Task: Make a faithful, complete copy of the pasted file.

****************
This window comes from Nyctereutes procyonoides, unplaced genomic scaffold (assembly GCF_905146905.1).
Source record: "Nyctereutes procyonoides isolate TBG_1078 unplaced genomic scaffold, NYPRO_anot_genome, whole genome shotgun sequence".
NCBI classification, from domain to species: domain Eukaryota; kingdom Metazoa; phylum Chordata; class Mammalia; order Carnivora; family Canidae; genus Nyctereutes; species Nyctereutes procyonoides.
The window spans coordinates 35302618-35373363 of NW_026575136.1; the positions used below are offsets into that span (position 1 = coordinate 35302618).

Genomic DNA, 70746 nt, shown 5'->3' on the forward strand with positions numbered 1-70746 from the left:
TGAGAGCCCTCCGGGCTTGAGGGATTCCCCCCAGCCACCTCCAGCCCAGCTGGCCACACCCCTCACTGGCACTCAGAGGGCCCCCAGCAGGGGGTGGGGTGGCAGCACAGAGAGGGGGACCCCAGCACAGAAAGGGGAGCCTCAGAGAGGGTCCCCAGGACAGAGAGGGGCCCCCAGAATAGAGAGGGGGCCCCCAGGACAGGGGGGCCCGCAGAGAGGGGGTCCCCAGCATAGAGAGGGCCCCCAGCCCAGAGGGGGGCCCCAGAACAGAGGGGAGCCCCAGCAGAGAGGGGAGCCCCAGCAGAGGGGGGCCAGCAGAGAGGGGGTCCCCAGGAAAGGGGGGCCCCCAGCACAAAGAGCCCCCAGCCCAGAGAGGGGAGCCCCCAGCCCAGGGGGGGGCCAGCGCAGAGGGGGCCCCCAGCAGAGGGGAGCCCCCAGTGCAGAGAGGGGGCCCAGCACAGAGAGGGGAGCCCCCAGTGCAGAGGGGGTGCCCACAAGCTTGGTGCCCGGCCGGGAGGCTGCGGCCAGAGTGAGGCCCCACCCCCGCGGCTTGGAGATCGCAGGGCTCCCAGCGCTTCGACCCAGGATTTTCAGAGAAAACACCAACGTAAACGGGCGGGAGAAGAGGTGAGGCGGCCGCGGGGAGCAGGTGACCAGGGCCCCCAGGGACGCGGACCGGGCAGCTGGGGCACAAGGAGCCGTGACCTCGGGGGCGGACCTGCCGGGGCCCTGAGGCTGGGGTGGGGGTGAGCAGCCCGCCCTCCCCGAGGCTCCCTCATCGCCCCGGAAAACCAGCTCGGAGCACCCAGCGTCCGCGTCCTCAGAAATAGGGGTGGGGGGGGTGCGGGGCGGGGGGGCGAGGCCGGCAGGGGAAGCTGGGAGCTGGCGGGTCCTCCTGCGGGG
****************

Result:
This window comes from Nyctereutes procyonoides, unplaced genomic scaffold (assembly GCF_905146905.1).
Source record: "Nyctereutes procyonoides isolate TBG_1078 unplaced genomic scaffold, NYPRO_anot_genome, whole genome shotgun sequence".
NCBI classification, from domain to species: domain Eukaryota; kingdom Metazoa; phylum Chordata; class Mammalia; order Carnivora; family Canidae; genus Nyctereutes; species Nyctereutes procyonoides.
The window spans coordinates 35302618-35373363 of NW_026575136.1; the positions used below are offsets into that span (position 1 = coordinate 35302618).

Genomic DNA, 70746 nt, shown 5'->3' on the forward strand with positions numbered 1-70746 from the left:
TGAGAGCCCTCCGGGCTTGAGGGATTCCCCCCAGCCACCTCCAGCCCAGCTGGCCACACCCCTCACTGGCACTCAGAGGGCCCCCAGCAGGGGGTGGGGTGGCAGCACAGAGAGGGGGACCCCAGCACAGAAAGGGGAGCCTCAGAGAGGGTCCCCAGGACAGAGAGGGGCCCCCAGAATAGAGAGGGGGCCCCCAGGACAGGGGGGCCCGCAGAGAGGGGGTCCCCAGCATAGAGAGGGCCCCCAGCCCAGAGGGGGGCCCCAGAACAGAGGGGAGCCCCAGCAGAGAGGGGAGCCCCAGCAGAGGGGGGCCAGCAGAGAGGGGGTCCCCAGGAAAGGGGGGCCCCCAGCACAAAGAGCCCCCAGCCCAGAGAGGGGAGCCCCCAGCCCAGGGGGGGGCCAGCGCAGAGGGGGCCCCCAGCAGAGGGGAGCCCCCAGTGCAGAGAGGGGGCCCAGCACAGAGAGGGGAGCCCCCAGTGCAGAGGGGGTGCCCACAAGCTTGGTGCCCGGCCGGGAGGCTGCGGCCAGAGTGAGGCCCCACCCCCGCGGCTTGGAGATCGCAGGGCTCCCAGCGCTTCGACCCAGGATTTTCAGAGAAAACACCAACGTAAACGGGCGGGAGAAGAGGTGAGGCGGCCGCGGGGAGCAGGTGACCAGGGCCCCCAGGGACGCGGACCGGGCAGCTGGGGCACAAGGAGCCGTGACCTCGGGGGCGGACCTGCCGGGGCCCTGAGGCTGGGGTGGGGGTGAGCAGCCCGCCCTCCCCGAGGCTCCCTCATCGCCCCGGAAAACCAGCTCGGAGCACCCAGCGTCCGCGTCCTCAGAAATAGGGGTGGGGGGGGTGCGGGGCGGGGGGGCGAGGCCGGCAGGGGAAGCTGGGAGCTGGCGGGTCCTCCTGCGGGG